Sogen Kato's mummified corpse was found in his bedroom

Sogen Kato was thought to have been Tokyo's oldest man until July 2010, when his mummified corpse was found in his bedroom.

It was concluded he had likely died in November 1978, aged 79, and his family had never announced his death in an attempt to preserve his oldest man record. 

Relatives had rebuffed attempts by ward officials to see Kato in preparations for Respect for the Aged Day later that year, citing various reasons from him being a "human vegetable" to becoming a Sokushinbutsu (practice of observing austerity to the point of death and mummification.)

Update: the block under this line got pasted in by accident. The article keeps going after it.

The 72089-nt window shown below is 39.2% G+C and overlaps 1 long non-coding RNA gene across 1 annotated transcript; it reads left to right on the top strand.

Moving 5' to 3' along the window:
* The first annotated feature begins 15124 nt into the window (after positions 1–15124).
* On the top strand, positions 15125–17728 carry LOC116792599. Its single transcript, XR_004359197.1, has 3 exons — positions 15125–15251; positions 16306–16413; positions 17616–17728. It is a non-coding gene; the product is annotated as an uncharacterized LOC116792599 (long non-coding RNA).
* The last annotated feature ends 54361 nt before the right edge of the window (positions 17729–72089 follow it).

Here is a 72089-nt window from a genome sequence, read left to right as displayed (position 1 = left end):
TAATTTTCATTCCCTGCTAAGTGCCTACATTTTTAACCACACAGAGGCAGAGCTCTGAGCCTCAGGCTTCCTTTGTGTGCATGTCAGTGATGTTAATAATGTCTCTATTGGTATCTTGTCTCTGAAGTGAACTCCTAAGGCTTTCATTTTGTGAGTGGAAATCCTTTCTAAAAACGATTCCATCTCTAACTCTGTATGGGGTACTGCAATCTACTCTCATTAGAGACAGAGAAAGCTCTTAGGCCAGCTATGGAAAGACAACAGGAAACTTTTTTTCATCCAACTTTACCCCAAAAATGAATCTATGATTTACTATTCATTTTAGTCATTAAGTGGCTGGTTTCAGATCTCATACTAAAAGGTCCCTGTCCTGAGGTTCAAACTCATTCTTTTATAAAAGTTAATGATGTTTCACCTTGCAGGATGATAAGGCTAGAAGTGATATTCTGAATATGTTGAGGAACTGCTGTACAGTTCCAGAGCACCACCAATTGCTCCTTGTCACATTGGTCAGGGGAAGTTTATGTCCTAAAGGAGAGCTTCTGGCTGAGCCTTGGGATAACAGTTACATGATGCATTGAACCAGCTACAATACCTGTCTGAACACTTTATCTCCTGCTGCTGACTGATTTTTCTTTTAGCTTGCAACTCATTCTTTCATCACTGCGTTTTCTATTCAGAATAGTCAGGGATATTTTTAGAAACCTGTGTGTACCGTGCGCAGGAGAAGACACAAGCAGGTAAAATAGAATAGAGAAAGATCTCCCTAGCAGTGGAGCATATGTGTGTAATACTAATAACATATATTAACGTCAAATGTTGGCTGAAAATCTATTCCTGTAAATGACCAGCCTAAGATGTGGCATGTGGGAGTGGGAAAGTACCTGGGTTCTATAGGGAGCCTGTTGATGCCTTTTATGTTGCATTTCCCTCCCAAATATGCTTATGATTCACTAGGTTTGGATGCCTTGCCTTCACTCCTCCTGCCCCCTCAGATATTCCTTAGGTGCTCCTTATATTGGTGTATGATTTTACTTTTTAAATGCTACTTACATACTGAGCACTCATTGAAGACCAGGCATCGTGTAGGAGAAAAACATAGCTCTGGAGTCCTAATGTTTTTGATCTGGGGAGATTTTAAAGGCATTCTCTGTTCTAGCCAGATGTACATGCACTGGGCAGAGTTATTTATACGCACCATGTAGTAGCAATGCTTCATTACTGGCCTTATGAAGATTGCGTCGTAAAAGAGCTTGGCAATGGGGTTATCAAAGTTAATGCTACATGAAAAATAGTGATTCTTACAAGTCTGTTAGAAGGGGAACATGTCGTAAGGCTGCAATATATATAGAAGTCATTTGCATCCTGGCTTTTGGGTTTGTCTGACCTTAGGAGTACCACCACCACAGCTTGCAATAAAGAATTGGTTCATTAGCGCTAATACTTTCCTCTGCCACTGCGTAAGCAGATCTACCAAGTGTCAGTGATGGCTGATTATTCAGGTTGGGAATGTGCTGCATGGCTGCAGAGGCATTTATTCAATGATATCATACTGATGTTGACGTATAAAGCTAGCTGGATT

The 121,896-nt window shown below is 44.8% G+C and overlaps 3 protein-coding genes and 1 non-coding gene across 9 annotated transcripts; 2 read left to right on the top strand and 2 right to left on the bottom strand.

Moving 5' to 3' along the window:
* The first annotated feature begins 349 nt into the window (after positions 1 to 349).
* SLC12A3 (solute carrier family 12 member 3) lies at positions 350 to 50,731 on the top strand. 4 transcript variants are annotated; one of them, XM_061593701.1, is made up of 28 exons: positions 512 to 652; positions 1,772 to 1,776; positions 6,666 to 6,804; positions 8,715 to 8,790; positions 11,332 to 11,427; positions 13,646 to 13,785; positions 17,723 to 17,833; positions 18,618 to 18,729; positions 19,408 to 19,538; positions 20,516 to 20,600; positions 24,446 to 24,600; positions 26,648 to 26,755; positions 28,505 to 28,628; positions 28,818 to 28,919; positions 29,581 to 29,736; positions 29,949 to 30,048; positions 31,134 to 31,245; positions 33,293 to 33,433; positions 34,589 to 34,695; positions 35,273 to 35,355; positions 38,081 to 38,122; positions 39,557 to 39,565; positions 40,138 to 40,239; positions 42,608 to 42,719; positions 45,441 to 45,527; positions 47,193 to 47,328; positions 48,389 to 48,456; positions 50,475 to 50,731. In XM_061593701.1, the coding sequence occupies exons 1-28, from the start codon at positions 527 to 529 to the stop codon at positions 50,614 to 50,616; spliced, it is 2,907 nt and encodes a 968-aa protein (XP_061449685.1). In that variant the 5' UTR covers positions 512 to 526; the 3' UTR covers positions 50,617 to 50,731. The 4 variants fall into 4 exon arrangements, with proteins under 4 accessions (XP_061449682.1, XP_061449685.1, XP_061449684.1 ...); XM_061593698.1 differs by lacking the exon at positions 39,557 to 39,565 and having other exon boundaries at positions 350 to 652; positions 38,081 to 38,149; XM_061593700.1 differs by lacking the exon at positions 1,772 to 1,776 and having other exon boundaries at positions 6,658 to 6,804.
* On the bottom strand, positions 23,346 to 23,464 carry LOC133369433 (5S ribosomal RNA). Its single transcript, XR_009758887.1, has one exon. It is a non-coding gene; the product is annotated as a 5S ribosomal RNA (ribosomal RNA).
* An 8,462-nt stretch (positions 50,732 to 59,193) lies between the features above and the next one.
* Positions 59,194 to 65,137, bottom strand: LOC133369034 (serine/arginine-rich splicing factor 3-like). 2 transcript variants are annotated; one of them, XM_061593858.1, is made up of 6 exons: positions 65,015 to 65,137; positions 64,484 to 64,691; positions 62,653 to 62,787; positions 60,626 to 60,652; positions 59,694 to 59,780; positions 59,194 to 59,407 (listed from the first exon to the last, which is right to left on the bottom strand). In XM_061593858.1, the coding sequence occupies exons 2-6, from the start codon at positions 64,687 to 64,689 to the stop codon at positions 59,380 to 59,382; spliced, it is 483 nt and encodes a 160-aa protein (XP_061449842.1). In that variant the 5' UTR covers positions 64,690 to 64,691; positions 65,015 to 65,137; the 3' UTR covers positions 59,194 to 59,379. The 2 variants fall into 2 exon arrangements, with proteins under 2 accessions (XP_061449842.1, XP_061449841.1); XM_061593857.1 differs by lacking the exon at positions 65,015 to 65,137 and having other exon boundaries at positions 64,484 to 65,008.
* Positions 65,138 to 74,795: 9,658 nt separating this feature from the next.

The cause of death was not determined due to the state of Kato's body.

The discovery of Kato's remains sparked a search for other missing centenarians lost due to poor record keeping by officials. 

A study following the discovery of Kato's remains found that police did not know if 234,354 people over the age of one hundred were still alive. 

Poor record keeping was to blame for many of the cases, officials admitted.